IPL 2010 Season Carbon Footprint Control Project
Eliminate Carbon Emissions (ECE) Pvt. Ltd was contracted by the IPL Management upon the recommendation of the United Nations Environment Program (UNEP) to calculate the IPL’s annual carbon footprint (i.e. an inventory of the total greenhouse gas emissions – GHGs – that contribute to climate change, resulting from direct and indirect resource consumption through DLF IPL 2010’s annual operations).
The total carbon footprint of DLF IPL 2010 was estimated to be 42,264 tons CO2e. DLF IPL 2010’s Carbon Footprint can be thought of as requiring 169,055 trees to ‘neutralise’ its impact on climate change over a period of 20 years. This equates to approximately 2,818 trees per match.
The following activities comprise its carbon Footprint, in order of decreasing magnitude: travel and logistics (18,073 tons CO2e – 42.8%), stadium construction (9,932 tons CO2e – 23.5%), luxury hotel accommodation (9,927 tons CO2e – 23.5%) , food, beverage, and waste (1,201 tons CO2e – 2.8%) and electricity (996 tons CO2e – 2.4%). These results are displayed in the chart below:
Relative stakeholder contributions to the DLF IPL 2010 Carbon Footprint are: IPL/IMG Operations (9,861 tons CO2e – 23%), state association operations (12,861 tons CO2e – 30%), franchise operations (5,243 tons CO2e – 12%), spectator activities (14,300 tons CO2e – 35%). The following chart displays the results:
A majority of the carbon footprint of DLF IPL 2010 is the consequence of activities related to its contractors, while only 23% of the footprint is a direct consequence of direct IPL/IMG managed operations. It is imperative that footprint mitigation strategies account for this aspect of footprint distribution.
Spectators are the most significant stakeholders in terms of contribution to total carbon footprint. Private vehicular travel is the single largest contributing factor – responsible for 6,517 tons CO2e (45%) of the stadium spectator carbon footprint. It is imperative to address this disproportionately heavy reliance on private transport consumed for spectator travel when addressing the overall IPL carbon footprint.
TV viewership-related carbon footprint for DLF IPL 2010 was 358,039 tons CO2e and far outweighed the contributions of any other stakeholder or activity considered within the IPL carbon footprint boundary. This component of carbon footprint, and its root cause–large quantity of consumption of electricity through TV sets–needs to be addressed with greater emphasis on its analysis and mitigation through innovative strategies and interventions in future editions of the IPL.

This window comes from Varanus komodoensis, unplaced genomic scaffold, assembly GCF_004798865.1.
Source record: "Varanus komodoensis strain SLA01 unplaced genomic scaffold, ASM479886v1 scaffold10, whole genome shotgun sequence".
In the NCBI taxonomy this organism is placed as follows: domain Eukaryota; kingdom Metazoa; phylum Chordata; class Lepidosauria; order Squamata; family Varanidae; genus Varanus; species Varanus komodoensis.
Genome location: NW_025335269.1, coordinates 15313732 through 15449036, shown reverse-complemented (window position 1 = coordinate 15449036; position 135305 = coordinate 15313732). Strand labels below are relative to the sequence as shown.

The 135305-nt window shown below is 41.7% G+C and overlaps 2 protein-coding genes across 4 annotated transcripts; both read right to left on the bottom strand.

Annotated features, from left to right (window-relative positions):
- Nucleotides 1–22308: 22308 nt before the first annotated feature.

The impact of stadium construction, one of the primary activities contributing significantly to the IPL footprint, needs to be mitigated by intervening and exploiting opportunities to infuse low-carbon and green architecture and construction practices as the cornerstone of future stadium construction activities at proposed stadiums that are intended for use by the IPL.
Best practice examples for a majority of stakeholder functions within the IPL have been identified and quantified and their initial feasibility assessed. Best practice benchmark replication across the IPL must be pursued as a potent and actionable strategy for optimizing the carbon footprint of the IPL prior to any resource and capital-intensive carbon footprint minimisation strategies.
All interventions must be accompanied by effective communication to all internal and external stakeholders. They must also be in consonance with a well thought-out greening strategy that aims not just at a carbon neutral IPL but sets itself the loftier target of an IPL that is a net carbon sink (an indicative road map is presented in Appendix H of the original report).
Best practice incentivisation through formal programs and its incorporation into contractual negotiations processes with all vendors, contractors and other relevant stakeholders is ascertained to be the most feasible ‘first step’ on the pathway to drastically reducing the carbon footprint of IPL in the forthcoming seasons. Central IPL support and nurturing of competitive franchise behavior through formal recognition of the ‘lowest carbon footprint’ or ‘greenest’ franchise is one illustrative example that may be expanded to envelop all aspects of IPL operations in future editions.
The carbon footprint determined as part of this project phase does not account for the entire life-cycle of the resources consumed and their comprehensive impact on Climate Change and ecology. Accounting for resource acquisition, processing, and disposal impacts could magnify the current extent manifold. A life-cycle analysis (LCA) of all primary resources consumed is essential to ascertain a more comprehensive carbon footprint that tends towards the true climate change impact of IPL. It is recommended that IPL 2011 be assessed on a LCA basis and that preparatory work for an LCA study be commissioned as part of the next phase of the project. The activity boundaries are outlined in the following table:
It is recommended that the IPL commission ECE to commence a comprehensive carbon footprint minimization analysis as part of a long-term ‘greening program’ (in fulfillment of its MOU with the UNEP’s Sports and Environment Unit) to identify means and alternatives for optimising and minimising its resource intensiveness.
Prior to minimising and offsetting the impact of future IPLs, it is recommended that the IPL commit to neutralise the impact of, as minimum, the four knock-out phase matches of DLF IPL 2010 (estimated to be 3,148 tons). While multiple options for offsetting are available in the conventional Carbon Offset market, the alternatives that result in equitable distribution of benefits to the grassroots stakeholder communities who are imperative to the project’s implementation are preferred as a more potent agent of social and environmental transformation.
The original report can be read here.